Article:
Communication is one of the things we think is easy, but may be harder than it seems. The good thing about communication is that it’s a skill, and like any skill, it can be sharpened.
My mother told me of a Summer Speech Class in UP Diliman. I had already taken speech classes in school, why would I need to take another class? I took the opportunity anyway, since it might prove to be a chance to learn something new. It turned out to be a wise decision.
Our teacher, Carlo De Pano, asked us to deliver a diagnostic speech. I discovered that even if I received good grades in speech classes in college, I still needed to improve. Since I was used to using a microphone in school, I didn’t learn volume and voice projection. I also discovered I lacked confidence in speech. I stuttered and mispronounced some words.
The class was a good grindstone to sharpen the saw once more. The other students had their own weaknesses, among them lack of eye contact, grammar, mispronunciation and lack of audience connection.
Back to basics
Our teacher taught a lot of the basics like breathing techniques, the importance of “throwing” one’s voice, proper posture (walking upright and standing straight) and other technical stuff to help us with speech. And one of the most important things he taught us was pronunciation.
Pronouncing words properly is a big stumbling block. For example, a lot of people read “bat” as “baht” when it should be read as /bæt/, the “a” having a slight “e” sound.
The English Phonetic alphabet is a little-known necessity. I was surprised a “system” even existed. It’s the special alphabet you can find in the dictionaries that transcribes the proper pronunciation of words. For instance, if you see the word “boa,” the dictionary will tell you it’s read as “boe-wa,” and that when you attach an ”r” to “boa,” you would pronounce it as “bore”.
However, to properly learn the phonetic alphabet, one must first hear the proper pronunciations of the letters. Have you ever wondered why so many well-read people still have poor pronunciation skills?
I previously said the dictionary transcribes, because even if you can read the letters, if you haven’t heard anyone pronouncing the individual letters correctly, you won’t have anyone to mimic, and would still be unable to speak the word correctly.
You need to hear the proper pronunciations from a proper coach. The most a dictionary can give you are the “it sounds like these” sounds. The problem with that is, the person most probably hears the proper words from improper sources, so the words still come out improperly. That’s where the speech teacher comes in.
Appreciating the self
I learned the importance of confidence in speech. Although the psychological aspect of confidence and how to grow it was not explained to us, our teacher explained the importance of appreciating the self and building confidence from that. It was not being prideful or boastful; just appreciating yourself for who you are.
Speaking in front of an audience helps builds confidence. In class, I got used to having an audience as time went on. It became something normal and not something to be afraid of. I felt my skills were getting better every time I spoke. This confidence later seeped into other aspects of my life. My friends noticed the change.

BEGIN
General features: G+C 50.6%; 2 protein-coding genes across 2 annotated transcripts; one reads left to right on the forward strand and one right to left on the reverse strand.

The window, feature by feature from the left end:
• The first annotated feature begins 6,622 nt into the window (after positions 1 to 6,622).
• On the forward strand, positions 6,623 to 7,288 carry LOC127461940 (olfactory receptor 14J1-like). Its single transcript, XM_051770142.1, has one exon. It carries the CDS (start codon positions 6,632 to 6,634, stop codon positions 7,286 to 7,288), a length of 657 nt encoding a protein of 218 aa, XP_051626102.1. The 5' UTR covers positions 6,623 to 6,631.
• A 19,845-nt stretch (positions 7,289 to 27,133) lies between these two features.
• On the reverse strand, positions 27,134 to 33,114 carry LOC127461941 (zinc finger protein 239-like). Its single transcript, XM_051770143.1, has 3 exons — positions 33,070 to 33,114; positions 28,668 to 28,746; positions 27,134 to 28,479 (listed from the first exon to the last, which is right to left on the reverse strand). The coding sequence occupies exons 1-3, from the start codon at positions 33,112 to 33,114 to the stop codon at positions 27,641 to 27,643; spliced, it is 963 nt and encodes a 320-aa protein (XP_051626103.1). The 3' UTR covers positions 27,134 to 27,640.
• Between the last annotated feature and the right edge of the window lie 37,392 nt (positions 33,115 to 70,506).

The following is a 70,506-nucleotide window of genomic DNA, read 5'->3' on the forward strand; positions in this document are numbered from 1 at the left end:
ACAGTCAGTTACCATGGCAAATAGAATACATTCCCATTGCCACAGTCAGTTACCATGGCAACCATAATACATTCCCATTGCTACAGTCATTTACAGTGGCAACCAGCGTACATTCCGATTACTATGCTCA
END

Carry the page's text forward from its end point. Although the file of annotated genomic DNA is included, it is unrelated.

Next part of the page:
Depending on how much the person utilizes the class, he or she will end up with greater self-confidence. Whether you’re going to court a girl or plan to clinch that job interview, you will find the experience valuable.
Hearing a lot of other people’s creative speeches helped me develop ideas for my own speech delivery. For instance, one of my classmates asked the audience to imagine riding a car and convinced them to buy a Honda. The technique was a really powerful tool; almost everyone in class ended up wanting to buy a car. Hearing my classmates thus gave me fresh ideas on how to make my speech better and more creative.
To end the class, our teacher asked us for a final presentation. I tried to follow the pointers he gave me on improving my speech. Afterwards, he told me I had nailed it, and I felt I really did.
Despite having received my speech certificate, I felt I needed to do more speeches to master the art. My teacher gave the foundation necessary to master speech—pronunciation, confidence, posture, the awareness of whether we’re doing it right or not—qualities needed to master the art with continuous practice.
The need for excellent communication is something we will never be able to escape. We will encounter it in school, in recitation and group presentations. We will have to court the girl of our dreams with our daring voice. We will have to speak convincingly to our superiors to get promoted. If we get promoted, we will have to guide the team with confidence.
We will also represent the company in many dealings and we must pronounce our words properly. And when we get old, we will be asked for our wisdom. Every day, we are asked to speak; our words will be needed in every part of our lives. We might as well speak our words well—clear, correct and with confidence.
Speech Class registration is ongoing. Fee is P2,700, with discounts for early registrants. Classes start Oct. 15 and will be held Saturdays 1-3:30 p.m. for teens (aged 13-17), and 3:30-6 p.m. for adults (aged 18+). Call Ronnie Amuyot or Janvic Mateo at 9243223/0932-4810855, or e-mail firstname.lastname@example.org.